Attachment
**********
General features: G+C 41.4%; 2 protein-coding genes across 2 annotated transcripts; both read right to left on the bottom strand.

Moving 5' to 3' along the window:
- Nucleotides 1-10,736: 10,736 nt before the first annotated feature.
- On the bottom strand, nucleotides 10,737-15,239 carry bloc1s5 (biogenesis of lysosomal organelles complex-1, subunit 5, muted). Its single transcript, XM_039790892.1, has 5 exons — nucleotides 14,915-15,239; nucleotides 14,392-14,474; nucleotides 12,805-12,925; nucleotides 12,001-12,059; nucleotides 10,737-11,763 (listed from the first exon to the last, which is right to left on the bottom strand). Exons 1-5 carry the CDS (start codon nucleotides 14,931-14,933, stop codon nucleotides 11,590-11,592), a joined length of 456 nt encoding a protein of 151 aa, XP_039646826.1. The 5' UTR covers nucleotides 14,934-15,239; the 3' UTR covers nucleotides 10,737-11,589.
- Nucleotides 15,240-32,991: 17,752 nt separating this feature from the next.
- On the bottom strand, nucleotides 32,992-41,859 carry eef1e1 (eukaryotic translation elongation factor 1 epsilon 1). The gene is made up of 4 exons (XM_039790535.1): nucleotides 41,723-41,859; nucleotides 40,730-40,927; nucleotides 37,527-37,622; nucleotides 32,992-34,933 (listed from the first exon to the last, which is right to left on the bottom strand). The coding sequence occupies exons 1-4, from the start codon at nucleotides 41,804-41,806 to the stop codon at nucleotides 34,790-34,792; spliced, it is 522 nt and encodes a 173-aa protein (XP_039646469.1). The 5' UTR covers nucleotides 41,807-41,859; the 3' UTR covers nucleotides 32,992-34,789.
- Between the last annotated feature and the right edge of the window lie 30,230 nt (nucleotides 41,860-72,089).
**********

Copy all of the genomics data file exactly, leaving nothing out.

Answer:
General features: G+C 41.4%; 2 protein-coding genes across 2 annotated transcripts; both read right to left on the bottom strand.

Moving 5' to 3' along the window:
- Nucleotides 1-10,736: 10,736 nt before the first annotated feature.
- On the bottom strand, nucleotides 10,737-15,239 carry bloc1s5 (biogenesis of lysosomal organelles complex-1, subunit 5, muted). Its single transcript, XM_039790892.1, has 5 exons — nucleotides 14,915-15,239; nucleotides 14,392-14,474; nucleotides 12,805-12,925; nucleotides 12,001-12,059; nucleotides 10,737-11,763 (listed from the first exon to the last, which is right to left on the bottom strand). Exons 1-5 carry the CDS (start codon nucleotides 14,931-14,933, stop codon nucleotides 11,590-11,592), a joined length of 456 nt encoding a protein of 151 aa, XP_039646826.1. The 5' UTR covers nucleotides 14,934-15,239; the 3' UTR covers nucleotides 10,737-11,589.
- Nucleotides 15,240-32,991: 17,752 nt separating this feature from the next.
- On the bottom strand, nucleotides 32,992-41,859 carry eef1e1 (eukaryotic translation elongation factor 1 epsilon 1). The gene is made up of 4 exons (XM_039790535.1): nucleotides 41,723-41,859; nucleotides 40,730-40,927; nucleotides 37,527-37,622; nucleotides 32,992-34,933 (listed from the first exon to the last, which is right to left on the bottom strand). The coding sequence occupies exons 1-4, from the start codon at nucleotides 41,804-41,806 to the stop codon at nucleotides 34,790-34,792; spliced, it is 522 nt and encodes a 173-aa protein (XP_039646469.1). The 5' UTR covers nucleotides 41,807-41,859; the 3' UTR covers nucleotides 32,992-34,789.
- Between the last annotated feature and the right edge of the window lie 30,230 nt (nucleotides 41,860-72,089).